Twenty years ago, before I had the privilege of entering the Catholic Church through the Pastoral Provision for Former Anglican Clergy, I was an Episcopal priest during the “ecclesiacide” engineered by Bishop John Shelby Spong. The instrument of execution was his “Twelve Theses,” an heretical collection of denials of the basic articles of Christian faith that he promulgated in 1998, as a kind of Wittenberg Door caricature. I reproduce it here for the benefit of Catholic readers who have probably never seen it and realized how much of what it contains is still abroad in our churches.
Thesis #1 “Theism as a way of defining God is dead. God can no longer be understood with credibility as a being, supernatural in power, living above the sky and prepared to invade human history periodically to enforce the divine will. So most theological God-talk today is meaningless. We must find a new way to conceptualize and to speak about God.”
Thesis #2 “Since God can no longer be conceived in theistic terms, it becomes nonsensical to seek to understand Jesus as ‘the incarnation of the theistic deity.’ The traditional concepts of Christology of the ages are, therefore, bankrupt.”
Thesis #3 “The biblical story of the perfect and finished creation from which we human beings have fallen into original sin is pre-Darwinian mythology and post-Darwinian nonsense!”
Thesis #4 “The virgin birth understood as literal biology makes Christ’s divinity, as traditionally understood, impossible.”
Thesis #5 “The miracle stories of the New Testament can no longer be interpreted in our post-Newtonian world as supernatural events performed by an incarnate deity.”
Thesis #6 “The view of the cross as the sacrifice for the sins of the world is a barbaric idea, based on primitive concepts of God that must be dismissed.”
Thesis #7 “Resurrection is an action of God. Jesus was raised into the meaning of God. Resurrection, therefore, cannot be a physical resuscitation occurring inside human history.”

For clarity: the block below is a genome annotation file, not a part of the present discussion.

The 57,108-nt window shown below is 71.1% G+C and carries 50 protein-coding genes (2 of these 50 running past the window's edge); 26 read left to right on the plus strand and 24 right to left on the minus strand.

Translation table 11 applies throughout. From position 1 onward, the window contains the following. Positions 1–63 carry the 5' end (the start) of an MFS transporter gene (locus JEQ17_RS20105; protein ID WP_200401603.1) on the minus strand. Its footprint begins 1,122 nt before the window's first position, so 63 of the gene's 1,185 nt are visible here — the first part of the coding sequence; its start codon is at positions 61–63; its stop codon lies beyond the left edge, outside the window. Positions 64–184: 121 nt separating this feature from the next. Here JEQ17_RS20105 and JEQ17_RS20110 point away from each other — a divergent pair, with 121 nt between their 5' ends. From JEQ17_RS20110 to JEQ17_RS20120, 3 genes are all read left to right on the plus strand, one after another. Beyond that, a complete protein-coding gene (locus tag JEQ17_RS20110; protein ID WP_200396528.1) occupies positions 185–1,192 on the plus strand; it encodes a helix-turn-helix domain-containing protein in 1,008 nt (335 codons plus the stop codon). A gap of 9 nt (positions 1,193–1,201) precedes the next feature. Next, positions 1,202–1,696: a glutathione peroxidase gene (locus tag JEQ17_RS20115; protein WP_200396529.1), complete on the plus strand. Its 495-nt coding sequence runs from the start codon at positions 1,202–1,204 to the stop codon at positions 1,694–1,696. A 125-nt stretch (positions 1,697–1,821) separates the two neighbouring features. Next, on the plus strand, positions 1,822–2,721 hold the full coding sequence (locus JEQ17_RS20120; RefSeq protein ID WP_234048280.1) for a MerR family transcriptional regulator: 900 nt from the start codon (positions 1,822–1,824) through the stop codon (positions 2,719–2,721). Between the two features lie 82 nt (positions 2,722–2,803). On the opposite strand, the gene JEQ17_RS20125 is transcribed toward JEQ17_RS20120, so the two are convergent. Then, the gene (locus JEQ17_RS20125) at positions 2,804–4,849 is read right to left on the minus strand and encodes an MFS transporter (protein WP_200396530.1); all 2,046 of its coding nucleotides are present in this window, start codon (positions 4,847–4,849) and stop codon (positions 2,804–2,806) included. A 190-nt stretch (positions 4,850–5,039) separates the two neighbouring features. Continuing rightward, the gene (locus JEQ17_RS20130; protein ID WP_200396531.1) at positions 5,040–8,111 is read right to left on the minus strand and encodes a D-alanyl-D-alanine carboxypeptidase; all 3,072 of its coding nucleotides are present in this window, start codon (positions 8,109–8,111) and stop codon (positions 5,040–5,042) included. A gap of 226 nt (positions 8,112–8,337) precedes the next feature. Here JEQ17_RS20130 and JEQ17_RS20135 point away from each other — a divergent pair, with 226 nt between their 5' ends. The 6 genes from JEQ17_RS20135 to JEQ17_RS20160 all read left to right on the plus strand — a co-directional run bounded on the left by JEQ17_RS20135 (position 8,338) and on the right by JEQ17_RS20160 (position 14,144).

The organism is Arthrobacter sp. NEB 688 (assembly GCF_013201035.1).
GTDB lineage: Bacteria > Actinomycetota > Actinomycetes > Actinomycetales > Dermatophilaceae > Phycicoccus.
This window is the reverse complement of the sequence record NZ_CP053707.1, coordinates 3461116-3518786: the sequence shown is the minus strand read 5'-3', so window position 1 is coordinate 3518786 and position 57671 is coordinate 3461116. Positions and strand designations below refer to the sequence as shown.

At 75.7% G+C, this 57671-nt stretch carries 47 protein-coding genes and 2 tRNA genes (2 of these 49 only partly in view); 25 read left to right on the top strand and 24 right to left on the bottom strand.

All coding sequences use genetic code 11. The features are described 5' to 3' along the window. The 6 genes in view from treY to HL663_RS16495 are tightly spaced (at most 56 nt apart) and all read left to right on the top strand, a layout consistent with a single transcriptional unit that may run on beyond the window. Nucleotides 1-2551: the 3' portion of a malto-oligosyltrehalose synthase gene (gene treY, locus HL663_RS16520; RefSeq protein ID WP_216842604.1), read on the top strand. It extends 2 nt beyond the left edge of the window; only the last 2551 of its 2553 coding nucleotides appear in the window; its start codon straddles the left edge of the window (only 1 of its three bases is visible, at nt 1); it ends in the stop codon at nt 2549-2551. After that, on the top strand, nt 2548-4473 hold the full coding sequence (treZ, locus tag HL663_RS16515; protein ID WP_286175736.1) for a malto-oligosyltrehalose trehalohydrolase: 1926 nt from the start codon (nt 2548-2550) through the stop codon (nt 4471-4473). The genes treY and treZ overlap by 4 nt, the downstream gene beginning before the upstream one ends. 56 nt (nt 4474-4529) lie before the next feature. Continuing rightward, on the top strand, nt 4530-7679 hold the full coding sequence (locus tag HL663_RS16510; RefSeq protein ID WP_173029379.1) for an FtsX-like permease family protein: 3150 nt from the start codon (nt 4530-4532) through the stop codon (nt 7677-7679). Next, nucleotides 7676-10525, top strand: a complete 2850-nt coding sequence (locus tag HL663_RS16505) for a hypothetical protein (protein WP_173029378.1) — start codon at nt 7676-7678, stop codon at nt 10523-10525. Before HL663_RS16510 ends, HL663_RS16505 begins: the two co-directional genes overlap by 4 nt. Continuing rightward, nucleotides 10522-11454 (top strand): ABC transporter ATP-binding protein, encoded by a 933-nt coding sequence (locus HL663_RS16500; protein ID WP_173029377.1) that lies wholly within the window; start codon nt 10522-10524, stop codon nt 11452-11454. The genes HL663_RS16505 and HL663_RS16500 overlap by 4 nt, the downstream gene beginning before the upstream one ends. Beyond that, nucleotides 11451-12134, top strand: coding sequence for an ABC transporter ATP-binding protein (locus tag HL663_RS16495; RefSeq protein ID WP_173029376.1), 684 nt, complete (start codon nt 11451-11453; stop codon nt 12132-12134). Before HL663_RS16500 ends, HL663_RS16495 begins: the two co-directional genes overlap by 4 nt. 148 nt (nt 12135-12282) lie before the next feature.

Thesis #8 “The story of the ascension of Jesus assumes a three-tiered universe and is, therefore, not capable of being translated into the concepts of a post-Copernican space age.”
Thesis #9 “There is no eternal, revealed standard written in scripture or on tablets of stone that will govern our ethical behavior for all time.”
Thesis #10 “Prayer cannot be a request made to a theistic deity to act in human history in a particular way.”
Thesis #11 “The hope for life after death must be separated forever from the behavior-control morality of reward and punishment. The church must abandon, therefore, its reliance on guilt as a motivator of behavior.”
Thesis #12 “All human beings bear God’s image and must be respected for the person that each of us is. Therefore, no external description of one’s being, whether based on race, ethnicity, gender or sexual orientation, and no creed based on human words developed in the religion in which one is raised can properly be used as the basis for either rejection or discrimination.”
The internal logical contradictions (compare theses 1 and 12, for example – what God, what image?) are numerous. The moral relativism and subjectivism are patent.
But as theologically preposterous as they are to an orthodox Catholic mind, Spong’s work could not have had the radical success that it did in the Episcopal Church, which today is on the verge of extinction, without the complicity of the Episcopal Church’s bishops by virtue of their refusal to sanction him and reject his theses. The deficiency of the absence of authority in the Anglican Communion was extremely poignant in this case.
It has been remarked more than once that when the consecrating bishops gathered around a new bishop to lay hands upon him at his consecration, what was really happening was that they were performing a “spinectomy” (i.e., removal of moral courage) and requiring an oath that the newly consecrated bishop would never challenge the theological meanderings of the other bishops. This brings to mind Edmund Burke’s famous phrase that, “The only thing necessary for the triumph of evil is for good men to do nothing.”
We have some courageous and faithful bishops in the Catholic Church who have influenced my life and ministry, and those of many others as well. This is the time for renewed ardor in the face of theological challenges of, at best, playing fast and loose with Church doctrine and, at worst, of heresy in the Americas and abroad.
The words of Jude’s epistle are as urgent today as ever:
I found it necessary to write appealing to you to contend for the faith which was once for all delivered to the saints. For admission has been secretly gained by some who long ago were designated for this condemnation, ungodly persons who pervert the grace of our God into licentiousness and deny our only Master and Lord, Jesus Christ.
No wonder this epistle has never made it into the lectionary. I certainly hope that the current episcopal (small “e”) theological meanderings, especially in the United States and Europe, do not play out in the Catholic Church as they did in the Episcopal Church. I’ve seen that happen before, and it does not end well.
*Image: Jude the Apostle by Anthony van Dyck, c. 1620 [Kunsthistorisches Museum, Vienna]